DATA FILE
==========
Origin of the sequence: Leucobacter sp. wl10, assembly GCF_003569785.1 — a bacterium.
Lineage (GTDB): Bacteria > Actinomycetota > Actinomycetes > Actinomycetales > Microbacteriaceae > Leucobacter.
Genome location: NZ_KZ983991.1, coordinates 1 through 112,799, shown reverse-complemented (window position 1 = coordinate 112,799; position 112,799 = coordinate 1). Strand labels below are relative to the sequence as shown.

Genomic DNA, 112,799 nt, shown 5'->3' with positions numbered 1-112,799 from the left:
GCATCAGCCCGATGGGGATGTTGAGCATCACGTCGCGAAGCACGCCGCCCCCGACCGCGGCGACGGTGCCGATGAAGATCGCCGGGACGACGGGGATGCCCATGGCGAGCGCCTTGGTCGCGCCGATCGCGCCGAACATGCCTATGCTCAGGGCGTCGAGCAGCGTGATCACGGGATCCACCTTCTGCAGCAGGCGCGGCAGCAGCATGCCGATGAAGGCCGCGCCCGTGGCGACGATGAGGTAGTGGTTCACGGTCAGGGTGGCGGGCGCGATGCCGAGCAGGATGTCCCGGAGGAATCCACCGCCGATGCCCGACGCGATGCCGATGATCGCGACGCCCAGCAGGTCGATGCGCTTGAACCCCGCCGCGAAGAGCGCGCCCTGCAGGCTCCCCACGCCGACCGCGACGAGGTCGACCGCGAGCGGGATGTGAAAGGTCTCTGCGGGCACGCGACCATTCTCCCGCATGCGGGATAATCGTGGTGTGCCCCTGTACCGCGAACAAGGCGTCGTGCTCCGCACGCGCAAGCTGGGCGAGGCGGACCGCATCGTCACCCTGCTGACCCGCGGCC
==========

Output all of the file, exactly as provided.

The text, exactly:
Origin of the sequence: Leucobacter sp. wl10, assembly GCF_003569785.1 — a bacterium.
Lineage (GTDB): Bacteria > Actinomycetota > Actinomycetes > Actinomycetales > Microbacteriaceae > Leucobacter.
Genome location: NZ_KZ983991.1, coordinates 1 through 112,799, shown reverse-complemented (window position 1 = coordinate 112,799; position 112,799 = coordinate 1). Strand labels below are relative to the sequence as shown.

Genomic DNA, 112,799 nt, shown 5'->3' with positions numbered 1-112,799 from the left:
GCATCAGCCCGATGGGGATGTTGAGCATCACGTCGCGAAGCACGCCGCCCCCGACCGCGGCGACGGTGCCGATGAAGATCGCCGGGACGACGGGGATGCCCATGGCGAGCGCCTTGGTCGCGCCGATCGCGCCGAACATGCCTATGCTCAGGGCGTCGAGCAGCGTGATCACGGGATCCACCTTCTGCAGCAGGCGCGGCAGCAGCATGCCGATGAAGGCCGCGCCCGTGGCGACGATGAGGTAGTGGTTCACGGTCAGGGTGGCGGGCGCGATGCCGAGCAGGATGTCCCGGAGGAATCCACCGCCGATGCCCGACGCGATGCCGATGATCGCGACGCCCAGCAGGTCGATGCGCTTGAACCCCGCCGCGAAGAGCGCGCCCTGCAGGCTCCCCACGCCGACCGCGACGAGGTCGACCGCGAGCGGGATGTGAAAGGTCTCTGCGGGCACGCGACCATTCTCCCGCATGCGGGATAATCGTGGTGTGCCCCTGTACCGCGAACAAGGCGTCGTGCTCCGCACGCGCAAGCTGGGCGAGGCGGACCGCATCGTCACCCTGCTGACCCGCGGCC